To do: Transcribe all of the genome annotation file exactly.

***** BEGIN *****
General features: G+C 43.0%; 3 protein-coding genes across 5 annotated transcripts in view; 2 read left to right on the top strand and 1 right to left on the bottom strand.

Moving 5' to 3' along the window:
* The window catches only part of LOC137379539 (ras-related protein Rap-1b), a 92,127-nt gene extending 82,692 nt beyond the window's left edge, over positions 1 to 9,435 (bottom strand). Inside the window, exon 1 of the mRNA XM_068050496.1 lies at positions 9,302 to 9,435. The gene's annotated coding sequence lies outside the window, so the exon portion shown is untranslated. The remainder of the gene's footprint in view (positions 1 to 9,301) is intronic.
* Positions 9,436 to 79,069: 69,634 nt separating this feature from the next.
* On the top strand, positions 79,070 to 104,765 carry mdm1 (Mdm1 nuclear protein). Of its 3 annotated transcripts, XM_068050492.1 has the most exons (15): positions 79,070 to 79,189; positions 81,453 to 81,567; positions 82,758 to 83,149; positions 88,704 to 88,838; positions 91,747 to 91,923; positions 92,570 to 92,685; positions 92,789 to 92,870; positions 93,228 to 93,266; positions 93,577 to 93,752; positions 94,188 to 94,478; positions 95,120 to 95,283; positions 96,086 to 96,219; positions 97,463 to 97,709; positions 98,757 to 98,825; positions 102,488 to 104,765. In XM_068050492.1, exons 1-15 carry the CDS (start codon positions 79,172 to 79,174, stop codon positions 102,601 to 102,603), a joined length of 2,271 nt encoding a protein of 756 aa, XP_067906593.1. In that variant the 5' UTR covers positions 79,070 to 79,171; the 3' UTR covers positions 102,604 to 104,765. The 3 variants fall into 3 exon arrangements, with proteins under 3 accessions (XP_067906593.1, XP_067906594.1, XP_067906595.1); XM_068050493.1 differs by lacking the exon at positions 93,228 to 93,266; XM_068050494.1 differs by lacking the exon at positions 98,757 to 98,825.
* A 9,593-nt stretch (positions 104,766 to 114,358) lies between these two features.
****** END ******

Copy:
General features: G+C 43.0%; 3 protein-coding genes across 5 annotated transcripts in view; 2 read left to right on the top strand and 1 right to left on the bottom strand.

Moving 5' to 3' along the window:
* The window catches only part of LOC137379539 (ras-related protein Rap-1b), a 92,127-nt gene extending 82,692 nt beyond the window's left edge, over positions 1 to 9,435 (bottom strand). Inside the window, exon 1 of the mRNA XM_068050496.1 lies at positions 9,302 to 9,435. The gene's annotated coding sequence lies outside the window, so the exon portion shown is untranslated. The remainder of the gene's footprint in view (positions 1 to 9,301) is intronic.
* Positions 9,436 to 79,069: 69,634 nt separating this feature from the next.
* On the top strand, positions 79,070 to 104,765 carry mdm1 (Mdm1 nuclear protein). Of its 3 annotated transcripts, XM_068050492.1 has the most exons (15): positions 79,070 to 79,189; positions 81,453 to 81,567; positions 82,758 to 83,149; positions 88,704 to 88,838; positions 91,747 to 91,923; positions 92,570 to 92,685; positions 92,789 to 92,870; positions 93,228 to 93,266; positions 93,577 to 93,752; positions 94,188 to 94,478; positions 95,120 to 95,283; positions 96,086 to 96,219; positions 97,463 to 97,709; positions 98,757 to 98,825; positions 102,488 to 104,765. In XM_068050492.1, exons 1-15 carry the CDS (start codon positions 79,172 to 79,174, stop codon positions 102,601 to 102,603), a joined length of 2,271 nt encoding a protein of 756 aa, XP_067906593.1. In that variant the 5' UTR covers positions 79,070 to 79,171; the 3' UTR covers positions 102,604 to 104,765. The 3 variants fall into 3 exon arrangements, with proteins under 3 accessions (XP_067906593.1, XP_067906594.1, XP_067906595.1); XM_068050493.1 differs by lacking the exon at positions 93,228 to 93,266; XM_068050494.1 differs by lacking the exon at positions 98,757 to 98,825.
* A 9,593-nt stretch (positions 104,766 to 114,358) lies between these two features.